It seems for some I see it’s getting harder, to find an approach and a way to live…

There are two kinds of people when it comes to religion: those who know what happens after death, and anyone who says otherwise. If you fall into the former category, you might as well just stop reading this now. If on the other hand, you’re willing to concede that there are no certainties when it comes to the existence of God and/or the afterlife, feel free to continue reading…

I’m not out to attack your faith. Faith is a vital element to leading a meaningful and satisfying existence. The primary purpose of faith is to give humans a reason to keep on living when life unravels. Religion is a way for individuals to practice their faith. It doesn’t matter if your faith is in the afterlife or a better life - all that matters is that you find a way to keep moving forward.

Organized religion is a convenient faith outlet because it never goes on hiatus. It’s also an easy way to meet new people and keep in touch with old friends. More to the point though, these institutions prey (no pun intended) on peoples need to put their faith in something. In exchange for accepting their word as God’s word, you are promised eternal salvation. Week after week you are told that your faith will be rewarded with a place in heaven. People like being told they are going to heaven, so they naturally keep coming back.

It’s all fine and good provided the leaders of the faith are decent human beings who don’t abuse their authority - but as with any human institution that wields massive amounts of influence, there will always be abuses of power on some level. I’m not attempting to smear all organized religions as misguided or corrupt - rather to point out that no human based institution is sacred beyond the point of scrutiny. It is foolish to align yourself with any faith where finding fault with the human leadership equates to your denial into heaven - i.e. you’re damned if you do and you’re damned if you don’t.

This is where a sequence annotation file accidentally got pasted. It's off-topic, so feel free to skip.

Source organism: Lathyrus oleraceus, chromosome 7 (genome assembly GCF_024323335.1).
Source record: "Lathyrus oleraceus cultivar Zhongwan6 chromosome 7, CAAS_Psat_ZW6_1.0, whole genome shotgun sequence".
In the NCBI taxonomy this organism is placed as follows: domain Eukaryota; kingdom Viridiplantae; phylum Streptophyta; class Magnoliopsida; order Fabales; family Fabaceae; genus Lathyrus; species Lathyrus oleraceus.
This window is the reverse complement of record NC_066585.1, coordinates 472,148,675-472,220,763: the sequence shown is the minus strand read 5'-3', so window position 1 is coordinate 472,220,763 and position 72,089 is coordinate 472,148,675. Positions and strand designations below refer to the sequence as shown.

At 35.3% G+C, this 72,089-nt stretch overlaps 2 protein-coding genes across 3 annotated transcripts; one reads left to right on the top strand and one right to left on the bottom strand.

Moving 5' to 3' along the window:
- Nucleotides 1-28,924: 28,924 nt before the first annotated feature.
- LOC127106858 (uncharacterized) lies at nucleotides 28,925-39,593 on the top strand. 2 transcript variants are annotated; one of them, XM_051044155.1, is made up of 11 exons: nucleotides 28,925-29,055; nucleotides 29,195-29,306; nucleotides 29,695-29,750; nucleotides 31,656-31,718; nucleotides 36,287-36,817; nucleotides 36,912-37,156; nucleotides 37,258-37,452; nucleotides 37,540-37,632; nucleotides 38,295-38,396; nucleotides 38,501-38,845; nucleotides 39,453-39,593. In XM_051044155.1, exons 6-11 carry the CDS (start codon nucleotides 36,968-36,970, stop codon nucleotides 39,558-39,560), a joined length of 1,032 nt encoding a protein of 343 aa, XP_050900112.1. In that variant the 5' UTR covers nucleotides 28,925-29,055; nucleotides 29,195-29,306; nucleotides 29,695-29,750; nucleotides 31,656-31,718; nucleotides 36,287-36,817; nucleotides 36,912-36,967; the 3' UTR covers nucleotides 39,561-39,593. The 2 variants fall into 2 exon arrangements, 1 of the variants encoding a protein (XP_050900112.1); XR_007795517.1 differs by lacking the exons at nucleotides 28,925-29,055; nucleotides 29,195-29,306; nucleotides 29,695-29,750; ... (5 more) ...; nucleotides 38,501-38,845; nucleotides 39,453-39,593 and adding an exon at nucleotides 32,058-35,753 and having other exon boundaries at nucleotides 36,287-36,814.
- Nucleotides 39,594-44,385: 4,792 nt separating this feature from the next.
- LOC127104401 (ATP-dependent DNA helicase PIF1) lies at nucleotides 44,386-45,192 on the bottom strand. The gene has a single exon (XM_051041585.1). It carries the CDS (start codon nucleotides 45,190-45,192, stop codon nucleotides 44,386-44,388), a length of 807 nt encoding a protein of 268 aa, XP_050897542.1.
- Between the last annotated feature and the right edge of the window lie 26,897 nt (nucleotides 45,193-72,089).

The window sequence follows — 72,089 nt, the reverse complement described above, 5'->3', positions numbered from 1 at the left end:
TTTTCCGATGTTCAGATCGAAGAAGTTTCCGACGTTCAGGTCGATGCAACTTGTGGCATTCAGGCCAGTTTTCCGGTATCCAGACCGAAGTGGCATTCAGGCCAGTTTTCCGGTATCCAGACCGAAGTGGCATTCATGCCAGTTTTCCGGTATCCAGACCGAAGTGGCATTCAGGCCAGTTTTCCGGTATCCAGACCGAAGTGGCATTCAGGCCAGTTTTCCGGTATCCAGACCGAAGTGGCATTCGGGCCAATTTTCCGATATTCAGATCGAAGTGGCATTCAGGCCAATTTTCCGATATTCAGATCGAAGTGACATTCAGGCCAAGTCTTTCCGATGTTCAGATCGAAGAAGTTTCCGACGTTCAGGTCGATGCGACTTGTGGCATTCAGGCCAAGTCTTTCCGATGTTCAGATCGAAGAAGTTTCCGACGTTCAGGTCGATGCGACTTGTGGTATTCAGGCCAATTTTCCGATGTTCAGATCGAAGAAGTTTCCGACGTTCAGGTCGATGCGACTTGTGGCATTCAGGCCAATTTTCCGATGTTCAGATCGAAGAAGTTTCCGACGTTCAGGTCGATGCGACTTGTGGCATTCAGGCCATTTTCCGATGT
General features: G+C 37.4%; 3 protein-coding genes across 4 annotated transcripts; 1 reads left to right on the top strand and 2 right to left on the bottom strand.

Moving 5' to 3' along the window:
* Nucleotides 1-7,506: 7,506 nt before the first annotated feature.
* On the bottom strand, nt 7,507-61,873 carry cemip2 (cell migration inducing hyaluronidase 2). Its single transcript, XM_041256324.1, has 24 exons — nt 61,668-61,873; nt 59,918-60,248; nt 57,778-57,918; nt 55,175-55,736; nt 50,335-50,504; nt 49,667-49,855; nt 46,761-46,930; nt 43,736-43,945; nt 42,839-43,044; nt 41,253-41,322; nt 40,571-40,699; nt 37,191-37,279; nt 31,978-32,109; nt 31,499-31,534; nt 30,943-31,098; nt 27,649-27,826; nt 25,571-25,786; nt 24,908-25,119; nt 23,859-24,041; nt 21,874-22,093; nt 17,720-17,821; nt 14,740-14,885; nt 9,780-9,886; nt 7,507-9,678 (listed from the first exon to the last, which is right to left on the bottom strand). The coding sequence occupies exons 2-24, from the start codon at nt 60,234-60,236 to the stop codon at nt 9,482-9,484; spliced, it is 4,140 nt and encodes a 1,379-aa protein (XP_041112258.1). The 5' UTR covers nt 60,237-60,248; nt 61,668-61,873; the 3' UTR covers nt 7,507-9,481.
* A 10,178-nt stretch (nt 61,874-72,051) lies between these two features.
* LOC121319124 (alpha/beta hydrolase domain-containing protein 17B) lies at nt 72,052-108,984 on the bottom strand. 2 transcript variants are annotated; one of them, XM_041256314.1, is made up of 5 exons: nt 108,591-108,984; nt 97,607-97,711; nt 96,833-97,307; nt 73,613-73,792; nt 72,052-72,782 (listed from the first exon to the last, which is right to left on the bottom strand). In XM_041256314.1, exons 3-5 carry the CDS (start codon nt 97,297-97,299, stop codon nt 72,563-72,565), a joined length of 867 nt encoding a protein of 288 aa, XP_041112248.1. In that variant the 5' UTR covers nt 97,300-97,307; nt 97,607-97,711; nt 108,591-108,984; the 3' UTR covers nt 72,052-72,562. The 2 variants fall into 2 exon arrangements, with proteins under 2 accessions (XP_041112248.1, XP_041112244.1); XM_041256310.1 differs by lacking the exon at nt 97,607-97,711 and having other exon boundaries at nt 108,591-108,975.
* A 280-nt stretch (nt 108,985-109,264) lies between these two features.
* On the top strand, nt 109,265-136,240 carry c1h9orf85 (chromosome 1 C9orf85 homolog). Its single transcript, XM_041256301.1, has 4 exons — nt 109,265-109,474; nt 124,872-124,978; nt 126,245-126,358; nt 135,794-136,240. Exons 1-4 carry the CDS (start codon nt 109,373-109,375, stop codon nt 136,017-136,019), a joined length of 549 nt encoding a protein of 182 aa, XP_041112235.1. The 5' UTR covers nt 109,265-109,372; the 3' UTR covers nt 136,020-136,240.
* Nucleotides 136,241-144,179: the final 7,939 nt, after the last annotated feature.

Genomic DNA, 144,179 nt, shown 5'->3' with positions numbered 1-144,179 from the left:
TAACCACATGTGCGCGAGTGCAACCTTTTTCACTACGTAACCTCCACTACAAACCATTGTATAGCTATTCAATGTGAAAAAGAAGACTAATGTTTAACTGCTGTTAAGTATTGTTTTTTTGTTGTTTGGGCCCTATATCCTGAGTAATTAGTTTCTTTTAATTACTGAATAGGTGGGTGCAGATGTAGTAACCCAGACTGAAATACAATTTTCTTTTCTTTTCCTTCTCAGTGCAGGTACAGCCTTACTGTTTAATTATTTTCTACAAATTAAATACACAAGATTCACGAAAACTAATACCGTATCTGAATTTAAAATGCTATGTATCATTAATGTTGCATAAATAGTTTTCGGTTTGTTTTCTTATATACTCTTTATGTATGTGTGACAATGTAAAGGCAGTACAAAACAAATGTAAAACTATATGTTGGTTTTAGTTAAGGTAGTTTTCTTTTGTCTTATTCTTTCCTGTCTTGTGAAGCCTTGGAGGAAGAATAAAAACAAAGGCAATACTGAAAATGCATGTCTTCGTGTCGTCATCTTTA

My own personal faith is quite disorganized. I subconsciously* borrow bits and pieces from various religious denominations, sects, and cults. At the heart of what I believe is that there is some higher power that channels itself through human activity. I believe in karma, and that following a righteous path can lead to a better place - although not (necessarily) in the afterlife. I treat others as I wish to be treated and strive to leave the world I inhabit in better condition than when I arrived.

*I haven’t studied religion enough to what I’m aligned with, nor do I believe I’m the first person to come up with this stuff

There are no regular services associated with my faith, although from time to time I engage in travels that could be called religious pilgrimages - usually to see a band perform in concert. While many of these bands preach a deeper message in some form, at the time I’m there more for the visceral experience than anything else. Traveling to really good live shows is my religion. Often times the trips serve the dual purpose of re-uniting with old friends, and naturally I make a few new ones along the way. There are many parallels between my current religion and the organized religion I was brought up with.

A man got to have a code.

An individual’s moral equation should be derived from a diverse array of sources. People who just accept the morality stamped out by Faith Inc are setting themselves up to be exploited. The more experiences you live, the more books you read, the more individuals you engage with, the more data from which you will have to base your moral code. I think the best approach is to live each day as freely as possible while trying to positively impact as many people as possible while enjoying yourself at the same time. That code won’t work for everyone, but that’s the point - everyone has to develop their own code that works for them.

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